Microsoft Patch Analysis Shows Growing Vulnerability Fixes

Office SuitesSecuritySecurity ManagementSoftware

Microsoft patched more Common Vulnerability Exposures in 2014 than any other year, but number of critical fixes falls

Security and compliance specialist Tripwire has released its analysis of Microsoft’s patch data from 2014.

It found that the average number of Common Vulnerability Exposures (CVEs) increased by 20 percent in second half of 2014.

More Researchers

microsoftpatch0Tripwire’s Vulnerability and Exposure Research Team (VERT) has been collecting and analysing this data since 2009. It has found that last year was a very busy time for Microsoft’s security people, who had to include more patches to vulnerabilities in their regular Patch Tuesday update.

Tripwire also discovered that the average number of bulletins per month decreased from nine to seven between 2013 and 2014.

“The 2014 data clearly shows that Microsoft is packing in more CVEs per bulletin in 2014,” said Lane Thanes, security researcher for Tripwire. “One contributing factor to this change is the growing base of security researchers who disclose Microsoft vulnerabilities, and another factor is the improved research tools researchers have access to that allow them to discover vulnerabilities faster.”

The number of CVEs per month remained static from 2013 to 2014. But after a slow start in the beginning of the year, CVEs increased by 20 percent in the second half of 2014.

But Tripwire did find some good news, after its analysis revealed that there has been 28 critical bulletins in 2014 – down from 42 in 2013. And it seems that Internet Explorer is the main culprit here, with IE making up 43 percent of 2014’s critical vulnerabilities.

Indeed, Tripwire said that there has not been a non-critical IE update since December 2011. There was also two IE updates in 2014, down from 14 in 2013.

Questions have been raised about the long-term future of Internet Explorer, after Microsoft recently revealed a brand new lightweight web browser codenamed “Spartan” will be included in the forthcoming Windows 10 operating system.

Patch Predictions

So what can we expect this year, patch wise? Well Tripwire’s Thanes has a couple of predictions.

“First, I don’t foresee an abrupt change in the CVE per bulletin density over the next year,” said Thanes. “It is likely that Microsoft will continue to pack a lot of CVEs into every bulletin, and the majority of this density will likely be due to Internet Explorer.”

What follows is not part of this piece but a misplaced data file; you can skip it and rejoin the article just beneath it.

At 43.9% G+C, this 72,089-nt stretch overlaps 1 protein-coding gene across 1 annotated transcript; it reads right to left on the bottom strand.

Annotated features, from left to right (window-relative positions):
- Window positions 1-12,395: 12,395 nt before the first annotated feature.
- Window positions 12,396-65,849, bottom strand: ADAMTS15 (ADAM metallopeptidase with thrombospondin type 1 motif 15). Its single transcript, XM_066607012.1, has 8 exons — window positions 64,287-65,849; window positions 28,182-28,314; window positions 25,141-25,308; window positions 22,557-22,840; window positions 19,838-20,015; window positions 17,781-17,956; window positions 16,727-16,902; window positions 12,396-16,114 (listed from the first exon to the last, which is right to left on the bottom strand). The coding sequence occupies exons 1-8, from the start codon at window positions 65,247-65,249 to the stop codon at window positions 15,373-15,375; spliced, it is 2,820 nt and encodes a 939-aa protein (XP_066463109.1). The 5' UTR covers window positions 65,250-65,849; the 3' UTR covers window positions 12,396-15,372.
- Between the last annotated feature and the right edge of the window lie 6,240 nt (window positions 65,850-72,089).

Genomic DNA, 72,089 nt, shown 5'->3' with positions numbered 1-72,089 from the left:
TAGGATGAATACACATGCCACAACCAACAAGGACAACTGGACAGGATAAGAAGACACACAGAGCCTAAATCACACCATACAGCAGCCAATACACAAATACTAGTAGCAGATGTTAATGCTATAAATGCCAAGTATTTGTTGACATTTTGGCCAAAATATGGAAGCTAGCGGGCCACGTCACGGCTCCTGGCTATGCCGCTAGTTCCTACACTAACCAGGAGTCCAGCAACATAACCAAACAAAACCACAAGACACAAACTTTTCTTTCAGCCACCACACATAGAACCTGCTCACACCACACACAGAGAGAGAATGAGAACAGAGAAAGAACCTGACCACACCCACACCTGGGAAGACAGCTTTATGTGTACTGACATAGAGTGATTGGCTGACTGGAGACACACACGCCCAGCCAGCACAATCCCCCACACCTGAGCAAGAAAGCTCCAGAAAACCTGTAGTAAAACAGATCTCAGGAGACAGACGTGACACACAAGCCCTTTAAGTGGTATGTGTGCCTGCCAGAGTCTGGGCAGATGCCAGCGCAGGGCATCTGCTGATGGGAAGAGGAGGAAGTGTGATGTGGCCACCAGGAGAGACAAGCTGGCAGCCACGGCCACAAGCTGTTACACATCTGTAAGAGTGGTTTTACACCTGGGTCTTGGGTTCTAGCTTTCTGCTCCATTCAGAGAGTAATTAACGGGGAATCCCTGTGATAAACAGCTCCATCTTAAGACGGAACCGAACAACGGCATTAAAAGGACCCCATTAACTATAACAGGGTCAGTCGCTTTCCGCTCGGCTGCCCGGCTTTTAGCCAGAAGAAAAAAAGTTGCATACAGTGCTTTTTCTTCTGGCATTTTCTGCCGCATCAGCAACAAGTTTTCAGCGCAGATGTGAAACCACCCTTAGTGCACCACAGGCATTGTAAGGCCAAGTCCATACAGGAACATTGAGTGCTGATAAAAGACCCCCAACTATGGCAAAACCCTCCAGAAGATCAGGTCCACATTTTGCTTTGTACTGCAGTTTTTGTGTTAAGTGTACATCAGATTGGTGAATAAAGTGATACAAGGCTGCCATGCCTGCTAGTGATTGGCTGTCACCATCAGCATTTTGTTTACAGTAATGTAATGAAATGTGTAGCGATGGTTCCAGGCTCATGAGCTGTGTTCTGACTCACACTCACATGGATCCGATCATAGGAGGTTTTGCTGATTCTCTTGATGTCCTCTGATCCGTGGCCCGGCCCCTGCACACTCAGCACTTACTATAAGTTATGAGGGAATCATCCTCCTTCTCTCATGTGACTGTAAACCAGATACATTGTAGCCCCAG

Second, it’s possible that we will see an uptick in the number of out-of-band Microsoft security bulletins due to Google’s Project Zero,” he said, referring to Google somewhat controversial security research team.

Google’s Project Zero team aims to find and fix critical vulnerabilities in anyone’s technology, not just Google’s, before they can be used in cyber attacks.

But the Google team drew criticism last month when it revealed a flaw in Windows 8.1 that could allow an attacker to gain control of a system by granting a low-level account administrator privileges. The team went public with the bug after the bug was not fixed in 90 days. It recently did a similar thing to Apple, when it went public with a number of flaws with the Mac OS X operating system, after the iPad maker failed to respond with fixes.

“On average, Microsoft will only have 70 to 80 days to fix, test and deliver patches for vulnerabilities discovered by Project Zero, given the fixed Patch Tuesday cycle and Project Zero’s rigid 90-day time frame,” warned Thanes.

“It’s interesting that there was such a massive drop in critical patches from 2013 to 2014,” said Craig Young, security researcher for Tripwire. “Windows XP wound down in April 2014, but I don’t see any drop-off in the trend data specific to its end of life.”

“Dropping Windows XP support could have led to the reduced number of critical bulletins due to the improved security measures of newer versions,” he added. “However, it’s possible that the overall bulletins did not decrease because a lot of Windows XP code continues to be used in Microsoft’s newer systems.”

How well do you know security? Try our quiz and find out!

Read also :
Author: Tom Jowitt
Click to read the authors bio  Click to hide the authors bio